My Favorite Comic Story of All

(The below was written for the 2011 Team Cul de Sac benefit zine created to raise funds for research into Parkinson’s Disease. It was assembled by Craig Fischer with the question “what is your favorite comic (comic book, comic strip, graphic novel, whatever), and why?”)

Atart Force #20 cover

I can just about guarantee that my favorite comic isn’t shared by many others. In fact, I’m often surprised to find out that anyone’s heard of it. My favorite comic is “Hukka vs. the Bob!” by Keith Giffen, Robert Loren Fleming, and Karl Kesel. It originally ran as the seven-page backup story in Atari Force #20 (August 1985), which happened to be the last issue of that series, so maybe at that point, no one was watching what got published. I can’t imagine it getting through a lot of oversight, because it’s so wonderfully odd.

Hukka was a kind of orange space lemur, kept as a pet by Chris Champion. He spoke in the broken English shared by alien beings and baby superheroes in DC comics, always starting with his name/species — “Hukka bite?” “Hukka yeah!” Chris bought him a “personal pal”, a robot playmate named Bob. Bob resembled an ambulatory tombstone in blue-and-white, rolling around on wheels and saying only his name.

The result, when the impish creature meets the unexpectedly demented machine, is hilarious. It starts simply. At first, Hukka is scared by the toy. Then Hukka tries to ride Bob, enjoying bossing something else around, but Bob takes his commands a bit too literally. When Hukka winds up hitting the ceiling, he gets angry and tries to punish the robot — resulting in a very angry mechanical bent on revenge.

I really wish I could simply show you the story, because there’s no way to explain why this exchange is so darn funny.

“Hukka nyah nyah Hukka nyah nyah!”
“BOB” (in big jagged letters)
“Hukka goodbye … Hukka PLAYNICE, Bob!”

Atart Force #20 Hukka vs. the Bob page 1Atart Force #20 Hukka vs. the Bob page 3Atart Force #20 Hukka vs. the Bob page 5

There’s more to it than just gags, though. There’s a message there about us creating our own monsters and even a House of Mystery-style “just desserts” ending. Of it all, my favorite part is the way this story taught me how much could be done with sound effects and extraordinarily talented lettering, supplied by Bob Lappan. During the action sequence, most of the dialogue is “Hukka” and “Bob” in different tones and emotions. When I first encountered this tale, I wasn’t very familiar with reading the comic language of art, and this story taught me a great deal about pacing and movement and how powerful images could be — without my even realizing it.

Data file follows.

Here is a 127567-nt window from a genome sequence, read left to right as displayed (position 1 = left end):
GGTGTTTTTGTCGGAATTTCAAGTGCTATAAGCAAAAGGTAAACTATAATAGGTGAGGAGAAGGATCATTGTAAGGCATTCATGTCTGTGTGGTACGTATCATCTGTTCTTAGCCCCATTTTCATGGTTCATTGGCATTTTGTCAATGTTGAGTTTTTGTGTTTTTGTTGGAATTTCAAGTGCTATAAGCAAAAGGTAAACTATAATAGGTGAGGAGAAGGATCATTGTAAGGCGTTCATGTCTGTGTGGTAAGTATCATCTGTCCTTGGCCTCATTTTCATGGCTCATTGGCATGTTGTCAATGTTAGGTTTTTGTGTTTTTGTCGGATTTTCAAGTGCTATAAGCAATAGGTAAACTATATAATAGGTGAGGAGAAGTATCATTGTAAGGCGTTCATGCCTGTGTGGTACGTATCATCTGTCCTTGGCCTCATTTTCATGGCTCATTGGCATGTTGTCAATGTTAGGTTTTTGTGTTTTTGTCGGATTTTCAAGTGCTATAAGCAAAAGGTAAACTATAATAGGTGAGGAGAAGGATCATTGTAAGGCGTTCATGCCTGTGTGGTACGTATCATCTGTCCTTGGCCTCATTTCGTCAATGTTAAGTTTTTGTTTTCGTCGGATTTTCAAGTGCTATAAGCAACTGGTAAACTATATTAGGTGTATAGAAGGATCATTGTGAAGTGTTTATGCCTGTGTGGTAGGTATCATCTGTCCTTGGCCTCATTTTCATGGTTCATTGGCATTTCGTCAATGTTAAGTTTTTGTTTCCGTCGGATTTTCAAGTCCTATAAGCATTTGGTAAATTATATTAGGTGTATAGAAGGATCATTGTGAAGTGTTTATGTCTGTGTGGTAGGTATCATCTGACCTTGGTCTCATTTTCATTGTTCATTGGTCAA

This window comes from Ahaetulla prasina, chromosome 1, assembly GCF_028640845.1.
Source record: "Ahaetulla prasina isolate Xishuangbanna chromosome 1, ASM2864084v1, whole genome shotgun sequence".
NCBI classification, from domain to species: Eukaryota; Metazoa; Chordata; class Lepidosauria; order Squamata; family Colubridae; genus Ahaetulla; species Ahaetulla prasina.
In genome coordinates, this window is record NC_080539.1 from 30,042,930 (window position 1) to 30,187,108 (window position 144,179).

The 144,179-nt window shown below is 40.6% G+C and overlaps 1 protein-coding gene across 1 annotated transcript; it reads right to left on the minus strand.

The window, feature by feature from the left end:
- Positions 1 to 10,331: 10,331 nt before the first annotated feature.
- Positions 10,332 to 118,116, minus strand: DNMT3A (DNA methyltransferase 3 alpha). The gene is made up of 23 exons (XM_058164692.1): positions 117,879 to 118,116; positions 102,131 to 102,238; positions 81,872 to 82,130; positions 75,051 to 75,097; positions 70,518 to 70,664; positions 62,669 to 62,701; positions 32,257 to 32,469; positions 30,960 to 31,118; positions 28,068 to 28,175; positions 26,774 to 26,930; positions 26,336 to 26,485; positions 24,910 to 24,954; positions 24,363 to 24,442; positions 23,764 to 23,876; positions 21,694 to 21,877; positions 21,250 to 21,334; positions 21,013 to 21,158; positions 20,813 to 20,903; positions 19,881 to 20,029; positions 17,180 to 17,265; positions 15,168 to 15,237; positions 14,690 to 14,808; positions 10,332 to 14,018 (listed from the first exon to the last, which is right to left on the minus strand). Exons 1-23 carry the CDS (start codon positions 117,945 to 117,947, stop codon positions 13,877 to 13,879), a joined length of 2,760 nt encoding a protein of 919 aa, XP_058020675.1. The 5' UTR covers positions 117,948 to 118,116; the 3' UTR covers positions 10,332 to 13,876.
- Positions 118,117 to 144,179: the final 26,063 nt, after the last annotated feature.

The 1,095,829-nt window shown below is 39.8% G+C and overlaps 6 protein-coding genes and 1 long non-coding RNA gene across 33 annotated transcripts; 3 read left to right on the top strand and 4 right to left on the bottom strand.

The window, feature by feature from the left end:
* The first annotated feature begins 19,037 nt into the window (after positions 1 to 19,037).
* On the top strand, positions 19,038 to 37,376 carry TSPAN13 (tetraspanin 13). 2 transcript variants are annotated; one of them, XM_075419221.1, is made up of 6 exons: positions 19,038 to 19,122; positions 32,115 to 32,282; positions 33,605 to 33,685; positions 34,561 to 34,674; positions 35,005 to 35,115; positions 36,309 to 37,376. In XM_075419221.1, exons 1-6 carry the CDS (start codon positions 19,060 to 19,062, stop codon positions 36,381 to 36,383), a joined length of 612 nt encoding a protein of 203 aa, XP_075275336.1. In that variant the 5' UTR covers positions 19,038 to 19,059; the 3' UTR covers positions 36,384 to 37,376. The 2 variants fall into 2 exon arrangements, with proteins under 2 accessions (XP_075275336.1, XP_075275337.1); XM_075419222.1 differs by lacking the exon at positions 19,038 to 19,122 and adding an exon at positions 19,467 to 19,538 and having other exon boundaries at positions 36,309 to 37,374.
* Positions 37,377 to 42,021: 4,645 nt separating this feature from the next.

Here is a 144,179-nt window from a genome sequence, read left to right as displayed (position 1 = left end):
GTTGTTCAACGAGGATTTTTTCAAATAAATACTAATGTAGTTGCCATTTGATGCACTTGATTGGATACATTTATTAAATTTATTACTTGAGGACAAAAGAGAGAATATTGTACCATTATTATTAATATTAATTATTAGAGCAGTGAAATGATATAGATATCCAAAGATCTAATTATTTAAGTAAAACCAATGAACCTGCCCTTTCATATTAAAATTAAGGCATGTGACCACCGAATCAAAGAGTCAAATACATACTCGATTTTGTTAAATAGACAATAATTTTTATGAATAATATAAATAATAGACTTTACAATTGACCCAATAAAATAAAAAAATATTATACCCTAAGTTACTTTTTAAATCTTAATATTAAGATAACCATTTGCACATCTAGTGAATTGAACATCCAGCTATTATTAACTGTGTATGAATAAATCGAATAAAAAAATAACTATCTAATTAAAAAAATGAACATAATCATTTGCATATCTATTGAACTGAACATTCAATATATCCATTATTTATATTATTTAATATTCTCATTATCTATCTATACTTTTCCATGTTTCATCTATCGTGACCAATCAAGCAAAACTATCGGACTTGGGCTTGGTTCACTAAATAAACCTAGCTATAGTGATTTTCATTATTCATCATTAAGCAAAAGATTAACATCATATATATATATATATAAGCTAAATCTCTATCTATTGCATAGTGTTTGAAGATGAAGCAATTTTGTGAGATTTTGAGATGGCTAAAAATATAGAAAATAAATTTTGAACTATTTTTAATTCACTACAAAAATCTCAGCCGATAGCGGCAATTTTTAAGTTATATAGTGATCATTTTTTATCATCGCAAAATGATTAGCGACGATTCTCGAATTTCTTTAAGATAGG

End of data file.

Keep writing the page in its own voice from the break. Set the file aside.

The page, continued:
I do know that, at the time, I wasn’t the only one who loved it. “Hukka vs. the Bob!” was considered good enough to reprint in the Best of DC #71 digest, containing the Year’s Best Comics Stories, in April 1986. (I’ve included only selected pages here, because I wouldn’t want to get in trouble for reprinting the entirety of a forgotten 30-year-old comic story.)

4 Responses to “My Favorite Comic Story of All”

  1. Dwight Williams Says:

    I’m not even sure how the legal rights for this story would be explained in or out of court at this point, given Atari’s history.

    Still have my own copy of that issue in the basement collection…and it was fun.

  2. Jim Perreault Says:

    If I remember correctly, Hukka first appeared in the original Atari Force series that was packaged with the video games, and was brought back as a supporting character in the ongoing.

    Talk about making good use of an obscure character . . .

  3. Craig Says:

    I remember that story, I read it in the Best of DC digest (I used to love those things. I think that’s where I first read “The Anatomy Lesson” and “Mogo Doesn’t Socialize”. The BAH-HA-HA-BOB bit cracked me up for years. I remember repeating it to friends and then having to try to explain it. Wish I could get a copy of the story now.

  4. Johanna Says:

    I don’t remember Hukka from the in-pack minicomics, Jim, but it’s possible. That’s where Chris’ dad came from, after all.

    I’m so glad to see other people remember this tale fondly as well.




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